Politics Analysis

Albanese needs to rethink Labor strategies to secure voters

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(Cartoon by Mark David / @MDavidCartoons)

As Australia's political system sees a shift away from the two-party system, the Labor Government needs to adapt to a new generation of voters, writes Professor John Quiggin.

IT’S BEEN A WEEK of seemingly unforced errors from Prime Minister Anthony Albanese and his government. It started with another invocation of his increasingly threadbare origin story, talking about eating broken Wagon Wheels outside the old factory.

This was followed by the announcement that an AFL stadium in Hobart took precedence over housing and his attendance at the wedding of a shock jock Kyle Sandilands, where he shared the festivities with some major criminals.

It ended with Albanese giving a bizarre interview to British Right-winger Piers Morgan, in which he stumbled through some anti-trans dog whistles.

The seemingly strange actions of the past week make sense on the assumption that Albanese sees the typical member of the Labor party “base” as someone much like himself. We can see this by looking at his personal background (much, though not all, of which I share).

Albanese is a middle-aged White male, raised as a supporter of the Catholic Church, the Labor Party and the South Sydney Rabbitohs, all of which he views in terms of cultural affiliation rather than belief or ideology. As he regularly reminds us, he comes from a poor working-class background. 

However, he has long been a member of the prosperous professional class, with the usual trappings including a couple of rental properties. After working briefly for a bank, he went to university and then into a full-time political career. Despite never having held a manual job, he retains a strong nostalgia for the industrial economy that was at its peak in the 1960s, the first decade of his life.

His model of the political system is one of tribal conflict, embodied in Albanese’s love of fighting Tories. In this context, the term “Tory” (imported from Britain into the argot of the Labor Party) does not have any particular ideological content. It refers to a cultural/tribal conflict much like that between South Sydney and their traditional rivals, the Eastern Suburbs (now Sydney Roosters). 

This conflict once mapped onto a division between the working class and the upper-middle class. Now, at least as measured by house values, it is one between millionaires (Marrickville median house price: $1.8 million) and multi-millionaires (Vaucluse median house price: $8 million)

The gradual decline of first-preference support for the major parties, particularly the rise of the Greens, poses a problem for this viewpoint. Even if a second preference vote flows through to Labor, it does not represent the kind of affirmation that the tribal model of politics values. This, as much as deliberate deception, explains Labor’s willingness to post election material with the spurious claim that voting 1 for Labor is the only way to get rid of Morrison.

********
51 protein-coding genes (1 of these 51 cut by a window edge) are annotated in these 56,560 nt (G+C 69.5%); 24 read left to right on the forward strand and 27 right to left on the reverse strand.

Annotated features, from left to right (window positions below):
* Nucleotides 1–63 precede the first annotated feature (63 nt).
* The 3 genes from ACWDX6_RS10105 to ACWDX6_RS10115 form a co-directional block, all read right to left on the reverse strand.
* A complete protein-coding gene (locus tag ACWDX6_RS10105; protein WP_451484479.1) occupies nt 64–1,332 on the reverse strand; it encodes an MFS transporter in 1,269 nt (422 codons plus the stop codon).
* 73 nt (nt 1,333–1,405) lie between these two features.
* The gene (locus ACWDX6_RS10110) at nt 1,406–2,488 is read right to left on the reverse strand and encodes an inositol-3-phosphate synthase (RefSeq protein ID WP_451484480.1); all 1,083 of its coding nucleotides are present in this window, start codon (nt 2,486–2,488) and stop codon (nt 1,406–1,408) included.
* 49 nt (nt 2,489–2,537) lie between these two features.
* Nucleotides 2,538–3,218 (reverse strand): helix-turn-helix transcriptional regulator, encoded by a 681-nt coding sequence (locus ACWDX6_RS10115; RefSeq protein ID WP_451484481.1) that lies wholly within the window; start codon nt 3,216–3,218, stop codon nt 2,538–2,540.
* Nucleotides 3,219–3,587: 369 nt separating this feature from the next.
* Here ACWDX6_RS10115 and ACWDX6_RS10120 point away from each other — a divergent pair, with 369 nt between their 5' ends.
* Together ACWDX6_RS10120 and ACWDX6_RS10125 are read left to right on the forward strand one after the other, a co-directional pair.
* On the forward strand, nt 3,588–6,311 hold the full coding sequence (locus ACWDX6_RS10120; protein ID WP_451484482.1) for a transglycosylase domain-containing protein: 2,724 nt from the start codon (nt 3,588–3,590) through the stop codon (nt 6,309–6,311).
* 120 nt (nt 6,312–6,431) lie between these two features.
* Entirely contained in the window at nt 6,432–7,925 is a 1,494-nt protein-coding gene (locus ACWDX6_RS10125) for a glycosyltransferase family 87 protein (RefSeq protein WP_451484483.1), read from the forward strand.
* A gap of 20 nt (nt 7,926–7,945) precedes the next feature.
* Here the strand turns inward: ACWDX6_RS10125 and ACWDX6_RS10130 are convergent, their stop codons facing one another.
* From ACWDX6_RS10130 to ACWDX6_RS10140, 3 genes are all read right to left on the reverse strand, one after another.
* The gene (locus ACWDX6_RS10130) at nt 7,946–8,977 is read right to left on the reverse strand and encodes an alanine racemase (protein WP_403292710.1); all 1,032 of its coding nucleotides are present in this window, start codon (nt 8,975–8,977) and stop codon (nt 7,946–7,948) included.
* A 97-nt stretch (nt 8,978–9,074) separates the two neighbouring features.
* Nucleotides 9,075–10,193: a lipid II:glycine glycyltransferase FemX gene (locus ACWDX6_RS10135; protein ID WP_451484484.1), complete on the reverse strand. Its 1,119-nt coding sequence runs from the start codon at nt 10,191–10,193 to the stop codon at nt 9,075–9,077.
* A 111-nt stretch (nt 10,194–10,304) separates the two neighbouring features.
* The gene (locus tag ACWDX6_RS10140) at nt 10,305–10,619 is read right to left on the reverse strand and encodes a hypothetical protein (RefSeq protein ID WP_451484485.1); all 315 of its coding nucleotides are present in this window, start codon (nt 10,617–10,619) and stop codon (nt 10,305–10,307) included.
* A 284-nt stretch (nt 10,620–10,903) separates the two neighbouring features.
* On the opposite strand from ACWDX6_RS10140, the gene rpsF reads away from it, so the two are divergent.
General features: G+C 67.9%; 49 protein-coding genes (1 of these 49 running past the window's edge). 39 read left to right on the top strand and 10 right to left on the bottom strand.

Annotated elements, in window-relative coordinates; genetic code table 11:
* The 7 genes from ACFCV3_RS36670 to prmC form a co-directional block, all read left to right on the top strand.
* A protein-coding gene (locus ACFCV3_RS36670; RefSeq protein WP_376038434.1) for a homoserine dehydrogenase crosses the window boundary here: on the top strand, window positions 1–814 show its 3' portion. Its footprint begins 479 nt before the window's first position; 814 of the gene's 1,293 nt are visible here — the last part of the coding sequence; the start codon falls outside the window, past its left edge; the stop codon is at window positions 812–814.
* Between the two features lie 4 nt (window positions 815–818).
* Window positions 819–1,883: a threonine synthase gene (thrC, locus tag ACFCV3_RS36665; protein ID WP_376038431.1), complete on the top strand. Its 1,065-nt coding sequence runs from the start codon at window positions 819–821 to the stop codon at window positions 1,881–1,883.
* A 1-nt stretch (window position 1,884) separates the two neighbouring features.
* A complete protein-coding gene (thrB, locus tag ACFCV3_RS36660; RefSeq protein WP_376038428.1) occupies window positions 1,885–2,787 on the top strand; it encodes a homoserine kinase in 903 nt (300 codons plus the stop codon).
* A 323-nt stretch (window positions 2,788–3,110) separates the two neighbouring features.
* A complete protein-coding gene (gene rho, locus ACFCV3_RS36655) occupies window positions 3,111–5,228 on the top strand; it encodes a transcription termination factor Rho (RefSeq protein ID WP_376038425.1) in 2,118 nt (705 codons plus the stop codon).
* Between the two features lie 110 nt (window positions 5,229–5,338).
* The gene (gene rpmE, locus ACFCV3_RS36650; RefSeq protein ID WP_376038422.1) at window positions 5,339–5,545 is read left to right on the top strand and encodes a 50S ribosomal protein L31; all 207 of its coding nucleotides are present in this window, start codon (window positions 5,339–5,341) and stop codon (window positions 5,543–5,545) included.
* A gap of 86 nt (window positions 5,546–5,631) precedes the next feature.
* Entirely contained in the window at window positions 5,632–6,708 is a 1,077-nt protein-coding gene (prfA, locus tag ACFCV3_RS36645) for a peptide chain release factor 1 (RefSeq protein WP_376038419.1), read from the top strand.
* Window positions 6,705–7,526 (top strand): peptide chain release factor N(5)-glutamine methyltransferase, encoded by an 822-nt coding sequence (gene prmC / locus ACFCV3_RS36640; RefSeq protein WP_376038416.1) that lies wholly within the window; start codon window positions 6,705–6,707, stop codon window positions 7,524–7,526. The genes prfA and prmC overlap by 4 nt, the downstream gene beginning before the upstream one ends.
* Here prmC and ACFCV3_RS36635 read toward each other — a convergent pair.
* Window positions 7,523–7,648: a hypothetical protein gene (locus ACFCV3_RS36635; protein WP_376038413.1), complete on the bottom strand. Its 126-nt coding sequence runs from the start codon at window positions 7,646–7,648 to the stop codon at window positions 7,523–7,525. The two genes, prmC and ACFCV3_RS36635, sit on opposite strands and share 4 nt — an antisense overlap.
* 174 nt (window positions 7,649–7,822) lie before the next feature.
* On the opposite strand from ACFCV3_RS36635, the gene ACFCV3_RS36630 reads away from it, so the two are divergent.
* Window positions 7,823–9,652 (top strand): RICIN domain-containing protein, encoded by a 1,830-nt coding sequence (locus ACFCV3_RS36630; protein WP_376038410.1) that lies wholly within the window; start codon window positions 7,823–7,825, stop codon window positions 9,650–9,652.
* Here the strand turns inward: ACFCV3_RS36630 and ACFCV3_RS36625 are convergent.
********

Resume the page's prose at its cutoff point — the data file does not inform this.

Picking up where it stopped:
It’s even worse when the Greens start winning seats in historically working-class areas by offering more Left-wing policies. From the two-party viewpoint, the voters in these areas belong to Labor and should never deviate from their loyalty over something as trivial as policy. 

For someone in Albanese’s position, voting Labor is a matter of identity rather than economic interest. As long as the Labor Party evokes the image of a party for male manual workers, that identity will persist. But it’s important not to get in the way of aspiration, for example, by coming down hard on negative gearing or being too generous to the unemployed — especially the young unemployed.

This is not necessarily a bad political strategy for Labor, at least in the short run. The Liberal Party is consumed by its own divisions, unwilling to shift ground on any of the culture war issues dear to its elderly and bigoted base. On climate change, equal marriage and Indigenous issues, the Liberals are now far out of the mainstream. That leaves Albanese plenty of room to move to the Right on issues – like trans rights, where opinion is relatively evenly divided – and pick up the votes of less extreme social conservatives.

The problem with this strategy is that it is based on a misunderstanding of Labor’s support base. The typical Labor voter is not an aspirational middle-aged male manual worker, but a younger worker in the service or information sectors, more likely to be female and university educated. The archetypal Labor voter, if a concrete example is needed, would be a Gen Z enrolled nurse working in a major city hospital.

In the long run, Albanese is ignoring the real threat to Labor. Among voters under 40, the Greens have as much support as the L-NP and they are gaining ground steadily. Labor’s shift to the Right will accelerate this trend. And, as loyalty to party labels erodes, more and more centre-Left and Left-wing voters will realise that their policy views are closer to those of the Greens than to Labor. 

If Independents keep picking up former L-NP seats and Labor loses seats to the Greens, majority Labor governments may become a thing of the past. That would not be a bad thing, but it is certainly not the outcome Albanese is looking for.

John Quiggin is Professor of Economics at the University of Queensland. His latest book, 'Economics in Two Lessons: Why Markets Work So Well and Why They Can Fail So Badly', is out now from Princeton University Press. You can follow John on Twitter @JohnQuiggin.

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